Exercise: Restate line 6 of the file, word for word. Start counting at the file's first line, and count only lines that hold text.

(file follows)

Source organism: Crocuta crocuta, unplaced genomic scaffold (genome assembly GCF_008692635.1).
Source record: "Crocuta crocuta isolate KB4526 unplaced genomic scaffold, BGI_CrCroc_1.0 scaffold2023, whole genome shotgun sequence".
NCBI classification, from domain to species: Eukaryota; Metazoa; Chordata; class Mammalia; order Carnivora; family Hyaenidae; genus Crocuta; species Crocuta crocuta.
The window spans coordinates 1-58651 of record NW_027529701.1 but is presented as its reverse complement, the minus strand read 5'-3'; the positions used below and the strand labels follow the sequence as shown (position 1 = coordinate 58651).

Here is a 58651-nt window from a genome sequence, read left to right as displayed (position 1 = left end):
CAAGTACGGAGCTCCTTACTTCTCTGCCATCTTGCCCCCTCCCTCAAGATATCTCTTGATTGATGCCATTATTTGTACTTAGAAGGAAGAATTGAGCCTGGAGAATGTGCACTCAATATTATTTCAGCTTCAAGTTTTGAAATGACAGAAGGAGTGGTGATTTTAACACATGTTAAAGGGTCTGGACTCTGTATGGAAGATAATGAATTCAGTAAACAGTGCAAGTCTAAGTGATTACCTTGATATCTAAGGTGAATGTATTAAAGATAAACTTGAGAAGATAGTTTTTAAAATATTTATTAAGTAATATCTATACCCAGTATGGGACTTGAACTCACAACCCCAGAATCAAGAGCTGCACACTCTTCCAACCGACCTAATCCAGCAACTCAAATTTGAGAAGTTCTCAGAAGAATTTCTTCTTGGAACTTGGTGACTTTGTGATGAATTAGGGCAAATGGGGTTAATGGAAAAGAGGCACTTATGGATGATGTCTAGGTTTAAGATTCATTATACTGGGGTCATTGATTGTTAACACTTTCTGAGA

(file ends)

CAAGTACGGAGCTCCTTACTTCTCTGCCATCTTGCCCCCTCCCTCAAGATATCTCTTGATTGATGCCATTATTTGTACTTAGAAGGAAGAATTGAGCCTGGAGAATGTGCACTCAATATTATTTCAGCTTCAAGTTTTGAAATGACAGAAGGAGTGGTGATTTTAACACATGTTAAAGGGTCTGGACTCTGTATGGAAGATAATGAATTCAGTAAACAGTGCAAGTCTAAGTGATTACCTTGATATCTAAGGTGAATGTATTAAAGATAAACTTGAGAAGATAGTTTTTAAAATATTTATTAAGTAATATCTATACCCAGTATGGGACTTGAACTCACAACCCCAGAATCAAGAGCTGCACACTCTTCCAACCGACCTAATCCAGCAACTCAAATTTGAGAAGTTCTCAGAAGAATTTCTTCTTGGAACTTGGTGACTTTGTGATGAATTAGGGCAAATGGGGTTAATGGAAAAGAGGCACTTATGGATGATGTCTAGGTTTAAGATTCATTATACTGGGGTCATTGATTGTTAACACTTTCTGAGA